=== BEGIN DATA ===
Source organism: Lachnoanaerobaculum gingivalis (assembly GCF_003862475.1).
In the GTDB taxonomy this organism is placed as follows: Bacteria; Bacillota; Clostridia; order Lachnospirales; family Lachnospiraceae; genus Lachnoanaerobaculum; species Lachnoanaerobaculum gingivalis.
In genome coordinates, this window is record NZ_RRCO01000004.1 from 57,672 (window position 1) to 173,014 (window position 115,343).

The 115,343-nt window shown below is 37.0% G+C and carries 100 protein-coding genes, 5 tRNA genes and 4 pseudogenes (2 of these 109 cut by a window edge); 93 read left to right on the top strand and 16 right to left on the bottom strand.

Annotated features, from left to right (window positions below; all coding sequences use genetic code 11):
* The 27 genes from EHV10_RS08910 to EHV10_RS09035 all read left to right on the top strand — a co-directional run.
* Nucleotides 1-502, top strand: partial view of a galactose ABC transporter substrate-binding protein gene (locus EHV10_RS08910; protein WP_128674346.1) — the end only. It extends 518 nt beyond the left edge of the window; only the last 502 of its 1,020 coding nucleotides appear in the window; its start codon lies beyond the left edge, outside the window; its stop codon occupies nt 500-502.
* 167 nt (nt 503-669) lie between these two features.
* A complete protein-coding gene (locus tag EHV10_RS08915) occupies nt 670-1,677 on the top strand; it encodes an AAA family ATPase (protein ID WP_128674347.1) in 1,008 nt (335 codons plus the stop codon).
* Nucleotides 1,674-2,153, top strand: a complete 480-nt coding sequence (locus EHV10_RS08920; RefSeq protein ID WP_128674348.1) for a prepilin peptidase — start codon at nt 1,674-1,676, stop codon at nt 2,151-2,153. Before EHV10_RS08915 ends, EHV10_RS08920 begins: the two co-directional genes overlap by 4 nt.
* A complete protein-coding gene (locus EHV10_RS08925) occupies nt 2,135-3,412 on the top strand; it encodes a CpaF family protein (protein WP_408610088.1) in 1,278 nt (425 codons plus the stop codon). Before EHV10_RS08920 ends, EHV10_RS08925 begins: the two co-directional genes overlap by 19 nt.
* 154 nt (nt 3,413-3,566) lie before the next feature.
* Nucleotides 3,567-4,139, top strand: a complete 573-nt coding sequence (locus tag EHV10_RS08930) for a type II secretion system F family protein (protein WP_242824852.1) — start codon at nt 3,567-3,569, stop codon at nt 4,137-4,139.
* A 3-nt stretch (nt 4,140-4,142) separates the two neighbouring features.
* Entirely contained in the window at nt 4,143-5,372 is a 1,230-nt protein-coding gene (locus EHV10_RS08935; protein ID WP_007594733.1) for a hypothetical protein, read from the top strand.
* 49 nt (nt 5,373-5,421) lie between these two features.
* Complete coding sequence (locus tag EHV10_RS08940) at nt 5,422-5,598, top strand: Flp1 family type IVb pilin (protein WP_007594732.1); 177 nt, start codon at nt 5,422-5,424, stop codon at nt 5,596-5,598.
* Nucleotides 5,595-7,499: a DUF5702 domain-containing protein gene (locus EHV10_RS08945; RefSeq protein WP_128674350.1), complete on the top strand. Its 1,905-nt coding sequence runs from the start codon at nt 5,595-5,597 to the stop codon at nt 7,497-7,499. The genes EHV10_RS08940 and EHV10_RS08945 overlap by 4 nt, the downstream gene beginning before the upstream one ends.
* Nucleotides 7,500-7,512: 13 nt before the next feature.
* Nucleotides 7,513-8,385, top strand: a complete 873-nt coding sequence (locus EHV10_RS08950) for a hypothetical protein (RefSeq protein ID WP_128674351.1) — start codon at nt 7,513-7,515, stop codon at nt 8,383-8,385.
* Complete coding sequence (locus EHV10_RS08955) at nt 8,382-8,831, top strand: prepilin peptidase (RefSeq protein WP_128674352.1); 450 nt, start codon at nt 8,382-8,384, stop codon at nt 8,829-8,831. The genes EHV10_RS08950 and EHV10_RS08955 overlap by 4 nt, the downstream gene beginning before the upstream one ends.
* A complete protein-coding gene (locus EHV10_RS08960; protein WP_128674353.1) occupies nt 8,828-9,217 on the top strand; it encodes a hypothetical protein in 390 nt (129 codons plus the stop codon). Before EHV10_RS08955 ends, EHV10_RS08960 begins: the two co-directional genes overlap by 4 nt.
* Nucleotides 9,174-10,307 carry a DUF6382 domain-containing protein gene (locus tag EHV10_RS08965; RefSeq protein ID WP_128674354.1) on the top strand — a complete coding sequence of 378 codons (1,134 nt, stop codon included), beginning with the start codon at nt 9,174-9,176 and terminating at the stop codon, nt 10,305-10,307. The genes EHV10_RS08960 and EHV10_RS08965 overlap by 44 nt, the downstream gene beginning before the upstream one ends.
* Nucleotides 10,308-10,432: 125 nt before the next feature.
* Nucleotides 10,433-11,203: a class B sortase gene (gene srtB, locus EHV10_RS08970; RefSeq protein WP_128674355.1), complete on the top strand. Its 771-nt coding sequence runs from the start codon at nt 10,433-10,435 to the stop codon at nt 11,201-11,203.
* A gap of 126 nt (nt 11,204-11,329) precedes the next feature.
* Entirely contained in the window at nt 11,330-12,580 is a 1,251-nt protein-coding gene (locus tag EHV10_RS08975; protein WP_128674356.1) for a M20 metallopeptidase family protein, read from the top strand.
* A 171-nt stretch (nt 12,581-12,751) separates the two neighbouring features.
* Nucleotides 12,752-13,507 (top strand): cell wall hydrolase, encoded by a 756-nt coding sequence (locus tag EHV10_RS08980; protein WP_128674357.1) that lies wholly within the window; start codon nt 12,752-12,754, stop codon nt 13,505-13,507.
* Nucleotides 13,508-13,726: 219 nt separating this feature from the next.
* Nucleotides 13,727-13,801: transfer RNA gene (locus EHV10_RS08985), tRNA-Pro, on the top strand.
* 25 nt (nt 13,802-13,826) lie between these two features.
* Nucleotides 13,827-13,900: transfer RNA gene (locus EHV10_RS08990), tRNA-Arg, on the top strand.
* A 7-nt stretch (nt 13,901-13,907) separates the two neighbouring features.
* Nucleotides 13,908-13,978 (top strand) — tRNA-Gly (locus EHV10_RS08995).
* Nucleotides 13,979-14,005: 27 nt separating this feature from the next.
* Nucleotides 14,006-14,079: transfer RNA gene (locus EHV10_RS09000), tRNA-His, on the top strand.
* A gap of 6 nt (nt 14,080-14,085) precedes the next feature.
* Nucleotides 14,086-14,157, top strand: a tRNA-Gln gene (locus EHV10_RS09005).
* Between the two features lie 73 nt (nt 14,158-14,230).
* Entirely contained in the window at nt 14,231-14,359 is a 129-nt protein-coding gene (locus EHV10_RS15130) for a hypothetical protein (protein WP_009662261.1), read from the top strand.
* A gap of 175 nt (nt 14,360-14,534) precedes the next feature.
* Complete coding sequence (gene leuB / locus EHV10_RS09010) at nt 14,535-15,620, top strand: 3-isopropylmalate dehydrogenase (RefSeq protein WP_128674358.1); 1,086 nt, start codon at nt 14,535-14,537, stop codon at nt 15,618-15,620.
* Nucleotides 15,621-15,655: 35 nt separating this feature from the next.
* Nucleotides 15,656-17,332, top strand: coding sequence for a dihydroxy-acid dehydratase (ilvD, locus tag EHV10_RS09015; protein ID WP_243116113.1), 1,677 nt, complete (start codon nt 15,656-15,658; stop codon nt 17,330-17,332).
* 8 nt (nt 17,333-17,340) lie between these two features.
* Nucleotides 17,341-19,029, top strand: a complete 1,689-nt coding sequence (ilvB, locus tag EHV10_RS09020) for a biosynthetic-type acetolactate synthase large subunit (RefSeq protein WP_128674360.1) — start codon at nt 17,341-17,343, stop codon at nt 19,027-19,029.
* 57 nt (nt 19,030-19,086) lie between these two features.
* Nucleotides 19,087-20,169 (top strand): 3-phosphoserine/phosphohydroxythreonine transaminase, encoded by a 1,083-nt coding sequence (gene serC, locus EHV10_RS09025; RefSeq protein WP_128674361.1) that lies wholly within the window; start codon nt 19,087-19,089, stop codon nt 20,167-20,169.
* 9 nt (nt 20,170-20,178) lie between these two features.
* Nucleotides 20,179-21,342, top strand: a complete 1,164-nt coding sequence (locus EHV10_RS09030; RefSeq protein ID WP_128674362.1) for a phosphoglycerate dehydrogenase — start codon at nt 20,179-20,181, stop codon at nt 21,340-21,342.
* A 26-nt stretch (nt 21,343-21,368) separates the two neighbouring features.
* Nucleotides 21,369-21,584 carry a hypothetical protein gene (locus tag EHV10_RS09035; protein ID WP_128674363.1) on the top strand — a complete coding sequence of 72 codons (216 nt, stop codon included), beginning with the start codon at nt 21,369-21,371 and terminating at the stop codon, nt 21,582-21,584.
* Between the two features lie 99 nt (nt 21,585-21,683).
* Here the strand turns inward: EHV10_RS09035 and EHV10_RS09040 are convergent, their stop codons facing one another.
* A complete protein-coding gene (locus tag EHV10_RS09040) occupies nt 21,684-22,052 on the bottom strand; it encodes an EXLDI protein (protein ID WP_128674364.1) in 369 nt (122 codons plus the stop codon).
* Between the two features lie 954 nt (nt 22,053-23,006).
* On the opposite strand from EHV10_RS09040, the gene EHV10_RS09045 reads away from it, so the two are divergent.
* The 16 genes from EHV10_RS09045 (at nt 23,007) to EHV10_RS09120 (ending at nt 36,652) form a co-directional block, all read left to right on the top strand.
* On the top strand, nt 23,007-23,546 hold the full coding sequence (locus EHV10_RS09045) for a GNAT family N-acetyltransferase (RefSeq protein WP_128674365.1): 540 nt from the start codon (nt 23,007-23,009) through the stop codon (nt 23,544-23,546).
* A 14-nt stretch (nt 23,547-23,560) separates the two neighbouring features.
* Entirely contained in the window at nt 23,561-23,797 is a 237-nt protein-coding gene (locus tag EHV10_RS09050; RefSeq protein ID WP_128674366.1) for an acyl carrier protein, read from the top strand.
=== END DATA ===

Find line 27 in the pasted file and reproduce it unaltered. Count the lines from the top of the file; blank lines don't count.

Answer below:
* Entirely contained in the window at nt 11,330-12,580 is a 1,251-nt protein-coding gene (locus tag EHV10_RS08975; protein WP_128674356.1) for a M20 metallopeptidase family protein, read from the top strand.